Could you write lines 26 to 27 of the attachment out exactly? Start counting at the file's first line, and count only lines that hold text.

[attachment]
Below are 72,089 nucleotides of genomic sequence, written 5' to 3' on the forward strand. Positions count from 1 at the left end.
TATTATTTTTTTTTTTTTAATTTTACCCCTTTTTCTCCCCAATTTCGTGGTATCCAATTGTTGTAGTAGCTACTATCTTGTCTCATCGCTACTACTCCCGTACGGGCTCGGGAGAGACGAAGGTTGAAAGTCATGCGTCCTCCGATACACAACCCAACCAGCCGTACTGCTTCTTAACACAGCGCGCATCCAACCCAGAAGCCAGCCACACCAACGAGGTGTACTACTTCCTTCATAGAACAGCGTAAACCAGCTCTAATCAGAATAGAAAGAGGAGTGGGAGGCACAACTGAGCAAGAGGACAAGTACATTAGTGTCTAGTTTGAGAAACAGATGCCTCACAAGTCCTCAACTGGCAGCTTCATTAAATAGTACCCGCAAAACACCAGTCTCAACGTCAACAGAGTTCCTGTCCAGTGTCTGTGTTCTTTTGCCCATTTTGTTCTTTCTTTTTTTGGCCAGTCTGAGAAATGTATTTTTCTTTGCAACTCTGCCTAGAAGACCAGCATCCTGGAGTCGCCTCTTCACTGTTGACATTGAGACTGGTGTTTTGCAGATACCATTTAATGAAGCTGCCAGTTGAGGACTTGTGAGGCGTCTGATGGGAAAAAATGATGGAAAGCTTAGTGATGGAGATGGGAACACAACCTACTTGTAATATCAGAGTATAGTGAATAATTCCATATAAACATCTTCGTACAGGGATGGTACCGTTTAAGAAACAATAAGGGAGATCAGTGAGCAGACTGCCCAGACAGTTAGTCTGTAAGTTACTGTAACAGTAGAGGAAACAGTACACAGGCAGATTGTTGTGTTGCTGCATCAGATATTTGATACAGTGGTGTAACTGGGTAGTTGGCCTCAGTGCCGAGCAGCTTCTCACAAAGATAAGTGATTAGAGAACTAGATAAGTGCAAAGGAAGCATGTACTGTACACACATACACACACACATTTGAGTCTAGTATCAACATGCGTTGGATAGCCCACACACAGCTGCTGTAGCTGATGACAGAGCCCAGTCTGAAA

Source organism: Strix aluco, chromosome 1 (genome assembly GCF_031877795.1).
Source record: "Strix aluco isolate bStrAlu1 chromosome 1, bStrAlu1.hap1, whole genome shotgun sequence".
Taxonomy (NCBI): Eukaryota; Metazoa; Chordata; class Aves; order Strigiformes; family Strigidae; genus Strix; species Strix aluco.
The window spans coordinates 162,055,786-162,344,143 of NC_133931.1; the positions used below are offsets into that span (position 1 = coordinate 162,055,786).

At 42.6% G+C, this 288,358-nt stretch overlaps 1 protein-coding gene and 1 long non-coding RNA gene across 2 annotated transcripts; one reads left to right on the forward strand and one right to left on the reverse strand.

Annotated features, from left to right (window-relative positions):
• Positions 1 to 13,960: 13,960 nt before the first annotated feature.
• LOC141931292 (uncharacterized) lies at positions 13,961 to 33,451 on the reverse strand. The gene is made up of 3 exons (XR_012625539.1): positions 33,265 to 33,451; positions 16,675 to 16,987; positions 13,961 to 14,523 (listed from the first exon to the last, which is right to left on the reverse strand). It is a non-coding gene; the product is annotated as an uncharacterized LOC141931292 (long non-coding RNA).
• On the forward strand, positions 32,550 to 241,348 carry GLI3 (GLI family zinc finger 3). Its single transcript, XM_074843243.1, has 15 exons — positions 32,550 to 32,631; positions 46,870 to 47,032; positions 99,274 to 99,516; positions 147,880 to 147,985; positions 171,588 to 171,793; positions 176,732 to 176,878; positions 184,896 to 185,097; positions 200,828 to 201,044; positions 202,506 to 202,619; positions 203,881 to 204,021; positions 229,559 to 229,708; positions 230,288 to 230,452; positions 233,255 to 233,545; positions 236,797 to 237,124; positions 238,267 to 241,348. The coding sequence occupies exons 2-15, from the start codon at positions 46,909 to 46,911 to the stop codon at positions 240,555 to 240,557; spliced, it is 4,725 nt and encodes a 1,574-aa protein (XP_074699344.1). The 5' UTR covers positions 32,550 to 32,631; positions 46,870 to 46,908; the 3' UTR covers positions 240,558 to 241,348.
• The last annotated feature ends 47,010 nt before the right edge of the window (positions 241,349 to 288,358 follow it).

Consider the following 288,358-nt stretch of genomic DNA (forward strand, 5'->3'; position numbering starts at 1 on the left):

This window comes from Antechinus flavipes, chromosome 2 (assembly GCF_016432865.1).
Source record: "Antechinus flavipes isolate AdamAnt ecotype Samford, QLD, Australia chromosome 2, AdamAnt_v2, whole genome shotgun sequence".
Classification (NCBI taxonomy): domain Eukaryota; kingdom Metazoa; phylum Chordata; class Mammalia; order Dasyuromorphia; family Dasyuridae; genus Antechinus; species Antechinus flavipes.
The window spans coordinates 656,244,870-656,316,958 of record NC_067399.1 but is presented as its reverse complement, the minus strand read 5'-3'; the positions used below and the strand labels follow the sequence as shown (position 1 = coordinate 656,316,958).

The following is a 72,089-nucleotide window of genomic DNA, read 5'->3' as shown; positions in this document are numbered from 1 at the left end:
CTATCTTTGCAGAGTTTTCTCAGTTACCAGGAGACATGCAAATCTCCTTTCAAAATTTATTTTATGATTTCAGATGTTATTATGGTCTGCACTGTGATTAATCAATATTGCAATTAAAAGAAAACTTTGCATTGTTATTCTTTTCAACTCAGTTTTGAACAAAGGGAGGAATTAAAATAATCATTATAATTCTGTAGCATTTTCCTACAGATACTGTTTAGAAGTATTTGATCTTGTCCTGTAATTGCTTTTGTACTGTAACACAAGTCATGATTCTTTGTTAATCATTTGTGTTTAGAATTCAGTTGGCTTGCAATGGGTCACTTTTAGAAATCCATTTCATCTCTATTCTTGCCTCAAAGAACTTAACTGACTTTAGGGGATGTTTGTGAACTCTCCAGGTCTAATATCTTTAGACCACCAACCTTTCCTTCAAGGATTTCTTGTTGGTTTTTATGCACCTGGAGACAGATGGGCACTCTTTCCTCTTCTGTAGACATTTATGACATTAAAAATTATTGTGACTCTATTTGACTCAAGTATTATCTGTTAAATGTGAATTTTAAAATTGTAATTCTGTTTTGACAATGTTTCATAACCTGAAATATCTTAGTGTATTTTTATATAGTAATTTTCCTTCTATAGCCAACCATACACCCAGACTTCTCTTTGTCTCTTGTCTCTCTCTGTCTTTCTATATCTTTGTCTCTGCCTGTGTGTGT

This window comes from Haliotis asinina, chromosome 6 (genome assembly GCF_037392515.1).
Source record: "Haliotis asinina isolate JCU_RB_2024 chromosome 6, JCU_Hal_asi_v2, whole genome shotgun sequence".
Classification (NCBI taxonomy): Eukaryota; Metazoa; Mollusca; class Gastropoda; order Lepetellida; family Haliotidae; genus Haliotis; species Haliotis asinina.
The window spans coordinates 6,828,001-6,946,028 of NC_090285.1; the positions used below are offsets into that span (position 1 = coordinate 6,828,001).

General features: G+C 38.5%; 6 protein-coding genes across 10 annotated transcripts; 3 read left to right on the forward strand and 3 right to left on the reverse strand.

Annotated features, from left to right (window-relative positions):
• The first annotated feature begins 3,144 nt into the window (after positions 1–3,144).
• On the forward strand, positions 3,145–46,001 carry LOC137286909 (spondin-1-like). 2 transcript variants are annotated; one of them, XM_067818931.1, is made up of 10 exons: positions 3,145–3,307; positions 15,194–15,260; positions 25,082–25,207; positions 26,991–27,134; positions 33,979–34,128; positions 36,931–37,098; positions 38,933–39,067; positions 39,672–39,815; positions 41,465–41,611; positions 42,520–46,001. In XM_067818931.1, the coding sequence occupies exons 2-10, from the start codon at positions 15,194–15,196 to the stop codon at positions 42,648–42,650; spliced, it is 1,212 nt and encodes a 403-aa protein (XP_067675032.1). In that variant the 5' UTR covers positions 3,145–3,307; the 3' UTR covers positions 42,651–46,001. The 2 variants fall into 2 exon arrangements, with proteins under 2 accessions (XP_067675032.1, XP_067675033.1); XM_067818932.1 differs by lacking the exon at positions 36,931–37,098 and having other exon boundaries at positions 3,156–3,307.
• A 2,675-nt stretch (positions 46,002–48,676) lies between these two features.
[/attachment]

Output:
• The first annotated feature begins 3,144 nt into the window (after positions 1–3,144).
• On the forward strand, positions 3,145–46,001 carry LOC137286909 (spondin-1-like). 2 transcript variants are annotated; one of them, XM_067818931.1, is made up of 10 exons: positions 3,145–3,307; positions 15,194–15,260; positions 25,082–25,207; positions 26,991–27,134; positions 33,979–34,128; positions 36,931–37,098; positions 38,933–39,067; positions 39,672–39,815; positions 41,465–41,611; positions 42,520–46,001. In XM_067818931.1, the coding sequence occupies exons 2-10, from the start codon at positions 15,194–15,196 to the stop codon at positions 42,648–42,650; spliced, it is 1,212 nt and encodes a 403-aa protein (XP_067675032.1). In that variant the 5' UTR covers positions 3,145–3,307; the 3' UTR covers positions 42,651–46,001. The 2 variants fall into 2 exon arrangements, with proteins under 2 accessions (XP_067675032.1, XP_067675033.1); XM_067818932.1 differs by lacking the exon at positions 36,931–37,098 and having other exon boundaries at positions 3,156–3,307.